Crisp, tart pickles are a constant in my refrigerator but many store-bought brands are filled with sweeteners and stabilizers. Making sous vide pickles at home allows you to use only the ingredients you want and they are especially tasty when cucumbers are in season at the farmers' market.
Chicken salad is a classic summer dish, but sometimes it can be a little dry and bland, and no amount of mayonnaise can save it. Using sous vide to cook the chicken is a great first step, resulting in always moist and tender meat. To bump up the flavor, I turn to fruit chutney and curry powder. Then I round it out and add a ton of texture with diced celery, carrots, grapes, apples and pecans. It's a dynamic, flavorful dish that everyone loves.
When it is done right, Puebla-style mole is one of my favorite sauces. This recipe is for a more traditional preparation than the milder and cloyingly sweet versions found at chain restaurants. It takes advantage of the different chile flavors and is very bold and full flavored. When you sous vide the chicken, the dish elevates to a whole new level. The sauce does take a decent amount of effort, but I'll often double or triple the recipe and store the remainder in plastic bags in the freezer so I can easily use it later. The sauce works exquisitely with shredded pork or chicken breasts and thighs.
Sous vide chicken breast is always flavorful and moist, but you don't always just want to eat it by itself. This recipe combines it with a simple vegetable stir fry that bulks it out and bumps the flavor, all the while still being super simple to put together. It's a great go-to weeknight meal when you want something easy to make that is still tasty.
Cauliflower might be on the bland side, but when sous vided then combined with chickpeas, cherry tomatoes and red bell pepper, it turns into a flavorful and filling side. With the addition of tart lime juice and spicy jalapeño pepper it's a complex dish that comes together in no time.
Earthy beets are a great combination with bright oranges and rich goat cheese. It is rounded out with some sweet balsamic vinegar and woody toasted walnuts. Beets work great with sous vide and turn out tender without drying out any.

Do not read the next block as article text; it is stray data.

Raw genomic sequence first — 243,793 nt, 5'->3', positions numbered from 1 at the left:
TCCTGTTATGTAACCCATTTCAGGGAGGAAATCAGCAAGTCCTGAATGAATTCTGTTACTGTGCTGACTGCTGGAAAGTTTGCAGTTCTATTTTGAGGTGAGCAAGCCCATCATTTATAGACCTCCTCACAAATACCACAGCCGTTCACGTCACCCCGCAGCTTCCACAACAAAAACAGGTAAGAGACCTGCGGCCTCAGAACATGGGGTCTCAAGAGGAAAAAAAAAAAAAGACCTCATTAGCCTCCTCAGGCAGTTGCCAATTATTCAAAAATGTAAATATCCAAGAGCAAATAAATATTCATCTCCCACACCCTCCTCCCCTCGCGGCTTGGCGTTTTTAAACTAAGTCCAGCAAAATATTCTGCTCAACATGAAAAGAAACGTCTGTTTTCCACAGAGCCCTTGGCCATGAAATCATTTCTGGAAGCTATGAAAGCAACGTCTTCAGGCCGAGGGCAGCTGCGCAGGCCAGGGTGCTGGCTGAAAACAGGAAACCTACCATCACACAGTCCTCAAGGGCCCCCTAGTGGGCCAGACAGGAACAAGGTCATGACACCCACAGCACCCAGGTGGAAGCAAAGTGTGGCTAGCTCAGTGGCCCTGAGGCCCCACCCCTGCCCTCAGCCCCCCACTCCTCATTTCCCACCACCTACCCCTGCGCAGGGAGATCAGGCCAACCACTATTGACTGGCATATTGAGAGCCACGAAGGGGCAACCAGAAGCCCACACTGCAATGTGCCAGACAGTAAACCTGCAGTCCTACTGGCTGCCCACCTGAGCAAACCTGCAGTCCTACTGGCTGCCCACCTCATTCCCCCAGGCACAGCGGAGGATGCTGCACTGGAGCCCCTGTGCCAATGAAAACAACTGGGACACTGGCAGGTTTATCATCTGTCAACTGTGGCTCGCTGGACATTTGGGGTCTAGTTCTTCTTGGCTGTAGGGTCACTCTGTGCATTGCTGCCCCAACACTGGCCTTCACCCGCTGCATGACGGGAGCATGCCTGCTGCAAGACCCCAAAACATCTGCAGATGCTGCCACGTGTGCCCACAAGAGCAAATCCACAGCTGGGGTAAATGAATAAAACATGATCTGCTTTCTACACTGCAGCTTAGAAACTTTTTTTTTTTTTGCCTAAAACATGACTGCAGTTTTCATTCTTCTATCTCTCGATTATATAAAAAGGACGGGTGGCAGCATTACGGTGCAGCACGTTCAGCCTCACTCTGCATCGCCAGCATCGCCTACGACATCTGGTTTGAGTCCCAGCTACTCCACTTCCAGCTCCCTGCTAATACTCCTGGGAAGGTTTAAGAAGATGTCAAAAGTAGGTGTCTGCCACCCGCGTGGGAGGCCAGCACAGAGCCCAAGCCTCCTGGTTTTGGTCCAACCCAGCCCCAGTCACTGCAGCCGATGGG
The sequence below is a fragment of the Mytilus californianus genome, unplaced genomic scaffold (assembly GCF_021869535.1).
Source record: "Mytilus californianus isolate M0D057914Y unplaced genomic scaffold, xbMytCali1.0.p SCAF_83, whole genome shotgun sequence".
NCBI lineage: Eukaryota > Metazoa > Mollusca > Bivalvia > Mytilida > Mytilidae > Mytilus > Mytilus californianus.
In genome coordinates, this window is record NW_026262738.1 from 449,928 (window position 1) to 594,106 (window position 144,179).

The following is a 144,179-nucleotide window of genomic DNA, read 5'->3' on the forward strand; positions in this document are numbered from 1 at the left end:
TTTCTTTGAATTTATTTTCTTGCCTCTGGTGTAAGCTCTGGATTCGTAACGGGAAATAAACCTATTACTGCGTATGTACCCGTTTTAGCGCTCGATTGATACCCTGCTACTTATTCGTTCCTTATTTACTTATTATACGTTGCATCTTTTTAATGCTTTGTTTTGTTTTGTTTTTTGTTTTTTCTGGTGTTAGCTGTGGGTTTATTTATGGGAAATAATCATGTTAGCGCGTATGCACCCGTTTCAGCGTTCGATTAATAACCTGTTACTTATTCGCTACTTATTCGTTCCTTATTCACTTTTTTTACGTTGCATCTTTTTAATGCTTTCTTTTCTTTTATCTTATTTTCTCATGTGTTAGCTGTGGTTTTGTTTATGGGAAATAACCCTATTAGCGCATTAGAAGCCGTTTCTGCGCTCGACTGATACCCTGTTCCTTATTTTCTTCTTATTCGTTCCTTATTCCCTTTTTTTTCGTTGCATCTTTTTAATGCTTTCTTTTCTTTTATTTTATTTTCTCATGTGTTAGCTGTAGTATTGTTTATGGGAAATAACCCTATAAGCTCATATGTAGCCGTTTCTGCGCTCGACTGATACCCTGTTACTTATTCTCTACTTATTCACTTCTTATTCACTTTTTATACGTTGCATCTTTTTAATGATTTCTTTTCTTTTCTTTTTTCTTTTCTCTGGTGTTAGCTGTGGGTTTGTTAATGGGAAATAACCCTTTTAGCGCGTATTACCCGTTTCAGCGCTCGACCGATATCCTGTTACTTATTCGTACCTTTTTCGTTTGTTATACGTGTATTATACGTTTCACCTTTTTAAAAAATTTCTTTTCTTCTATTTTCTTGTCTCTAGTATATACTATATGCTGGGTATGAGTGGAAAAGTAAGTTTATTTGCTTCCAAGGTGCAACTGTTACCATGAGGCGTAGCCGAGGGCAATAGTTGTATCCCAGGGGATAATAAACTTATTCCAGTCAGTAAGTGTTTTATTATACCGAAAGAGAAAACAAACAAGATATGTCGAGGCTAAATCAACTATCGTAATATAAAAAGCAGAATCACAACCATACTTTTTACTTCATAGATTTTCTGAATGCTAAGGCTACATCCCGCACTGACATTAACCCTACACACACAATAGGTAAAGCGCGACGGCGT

This dish hinges on using the sweetest fresh corn and sous viding it. The sweetness of corn combined with the kick of ancho pepper powder with some sourness from feta cheese and lime zest makes for an amazing between-meals snack. Corn can vary widely in its tenderness, so it's often best to try a kernel raw before cooking it. This will give you an idea of how sweet and tender it already is and can inform your cooking time.
There are many really fancy things you can make with sous vide, but my favorite reason for using it is because it is so convenient! This recipe is a prime example. It takes perfectly cooked sous vide pork chops and combines them with a simple base of roasted vegetables on top of some bulgur with a tangy lemon vinaigrette drizzled over everything. It's a very quick and easy meal but the moist, tender pork chops turn it into an amazing dish, even for a weeknight.
This sous vide pickling recipe uses a higher temperature to soften up the vegetables. It works great with carrots, green beans, and other tougher vegetables. The timing varies based on the vegetable, but following the general guidelines in the Cooking by Tenderness article will help give you an idea. Personally, I usually go a little shorter so the vegetables have more crunch to them. You can also mix up the spices and herbs to create your own flavor profiles.
Pork minute steaks are thin, and often chewy, cuts of pork that usually have a lot of flavor. Using sous vide to tenderize them results in a really tasty and tender piece of meat. Here I use them as a topping for a lemon and pea fusilli. It's a dish filled with bright flavors and bursts of both sweetness and saltiness. It's one of my favorite light comfort foods.
It is safe to say that tofu isn't a favorite food of mine, but my father-in-law loves it and I wanted to try something special for him so I came up with this spicy tofu and kale bowl. Thanks to the Anova website I found a few variations on sous vide tofu recipes and adapted them to come up with this version.
Lightly curing salmon infuses it with flavor and contributes a firmness of texture. Once it has been cured, I like to cook it at 110°F (43°C) to give it some structure without drying it out any. It's then chilled and sliced thinly before being served on top of a fennel carpaccio. It's a bright, citrusy dish that is great as a light main course on a spring day or as an appetizer to share.
Lately I've been playing around a lot more with sous viding boar. It's very similar to regular pork, but it has a slightly funkier, gamey taste that I like, especially when paired with a heavier side like this sweet potato and corn salad. I like to top it off with some microgreens, but any type of sprouts or greens will work to add some crispness and texture to the dish.